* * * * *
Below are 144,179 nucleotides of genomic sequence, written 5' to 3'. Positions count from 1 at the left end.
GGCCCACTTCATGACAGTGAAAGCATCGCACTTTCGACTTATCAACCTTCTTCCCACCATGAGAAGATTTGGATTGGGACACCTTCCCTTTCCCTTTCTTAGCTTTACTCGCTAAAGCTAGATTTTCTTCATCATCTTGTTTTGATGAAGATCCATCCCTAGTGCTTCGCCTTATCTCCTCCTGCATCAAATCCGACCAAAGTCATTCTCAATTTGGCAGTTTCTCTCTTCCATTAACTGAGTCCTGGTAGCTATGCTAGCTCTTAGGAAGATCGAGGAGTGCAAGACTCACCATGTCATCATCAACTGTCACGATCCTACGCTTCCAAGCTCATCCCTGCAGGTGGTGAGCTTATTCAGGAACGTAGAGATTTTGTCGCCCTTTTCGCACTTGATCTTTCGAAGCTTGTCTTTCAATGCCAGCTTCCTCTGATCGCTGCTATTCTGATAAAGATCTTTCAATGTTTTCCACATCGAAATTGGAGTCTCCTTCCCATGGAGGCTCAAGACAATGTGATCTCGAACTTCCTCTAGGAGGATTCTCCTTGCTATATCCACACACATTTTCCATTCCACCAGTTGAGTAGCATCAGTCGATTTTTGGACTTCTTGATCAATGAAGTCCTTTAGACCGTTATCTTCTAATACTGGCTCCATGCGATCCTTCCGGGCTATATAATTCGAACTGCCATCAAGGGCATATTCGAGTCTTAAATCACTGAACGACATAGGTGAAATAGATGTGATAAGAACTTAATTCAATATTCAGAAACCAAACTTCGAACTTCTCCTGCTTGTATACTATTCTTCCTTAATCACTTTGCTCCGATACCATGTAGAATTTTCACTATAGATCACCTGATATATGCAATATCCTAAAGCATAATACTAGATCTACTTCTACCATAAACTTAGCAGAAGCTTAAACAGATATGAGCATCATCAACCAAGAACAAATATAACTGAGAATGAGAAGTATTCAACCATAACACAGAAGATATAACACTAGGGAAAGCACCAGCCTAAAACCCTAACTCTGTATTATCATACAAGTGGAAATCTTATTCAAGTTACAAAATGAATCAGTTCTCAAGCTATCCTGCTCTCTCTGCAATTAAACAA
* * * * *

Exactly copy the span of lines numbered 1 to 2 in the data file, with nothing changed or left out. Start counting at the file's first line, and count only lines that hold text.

Below are 144,179 nucleotides of genomic sequence, written 5' to 3'. Positions count from 1 at the left end.
GGCCCACTTCATGACAGTGAAAGCATCGCACTTTCGACTTATCAACCTTCTTCCCACCATGAGAAGATTTGGATTGGGACACCTTCCCTTTCCCTTTCTTAGCTTTACTCGCTAAAGCTAGATTTTCTTCATCATCTTGTTTTGATGAAGATCCATCCCTAGTGCTTCGCCTTATCTCCTCCTGCATCAAATCCGACCAAAGTCATTCTCAATTTGGCAGTTTCTCTCTTCCATTAACTGAGTCCTGGTAGCTATGCTAGCTCTTAGGAAGATCGAGGAGTGCAAGACTCACCATGTCATCATCAACTGTCACGATCCTACGCTTCCAAGCTCATCCCTGCAGGTGGTGAGCTTATTCAGGAACGTAGAGATTTTGTCGCCCTTTTCGCACTTGATCTTTCGAAGCTTGTCTTTCAATGCCAGCTTCCTCTGATCGCTGCTATTCTGATAAAGATCTTTCAATGTTTTCCACATCGAAATTGGAGTCTCCTTCCCATGGAGGCTCAAGACAATGTGATCTCGAACTTCCTCTAGGAGGATTCTCCTTGCTATATCCACACACATTTTCCATTCCACCAGTTGAGTAGCATCAGTCGATTTTTGGACTTCTTGATCAATGAAGTCCTTTAGACCGTTATCTTCTAATACTGGCTCCATGCGATCCTTCCGGGCTATATAATTCGAACTGCCATCAAGGGCATATTCGAGTCTTAAATCACTGAACGACATAGGTGAAATAGATGTGATAAGAACTTAATTCAATATTCAGAAACCAAACTTCGAACTTCTCCTGCTTGTATACTATTCTTCCTTAATCACTTTGCTCCGATACCATGTAGAATTTTCACTATAGATCACCTGATATATGCAATATCCTAAAGCATAATACTAGATCTACTTCTACCATAAACTTAGCAGAAGCTTAAACAGATATGAGCATCATCAACCAAGAACAAATATAACTGAGAATGAGAAGTATTCAACCATAACACAGAAGATATAACACTAGGGAAAGCACCAGCCTAAAACCCTAACTCTGTATTATCATACAAGTGGAAATCTTATTCAAGTTACAAAATGAATCAGTTCTCAAGCTATCCTGCTCTCTCTGCAATTAAACAA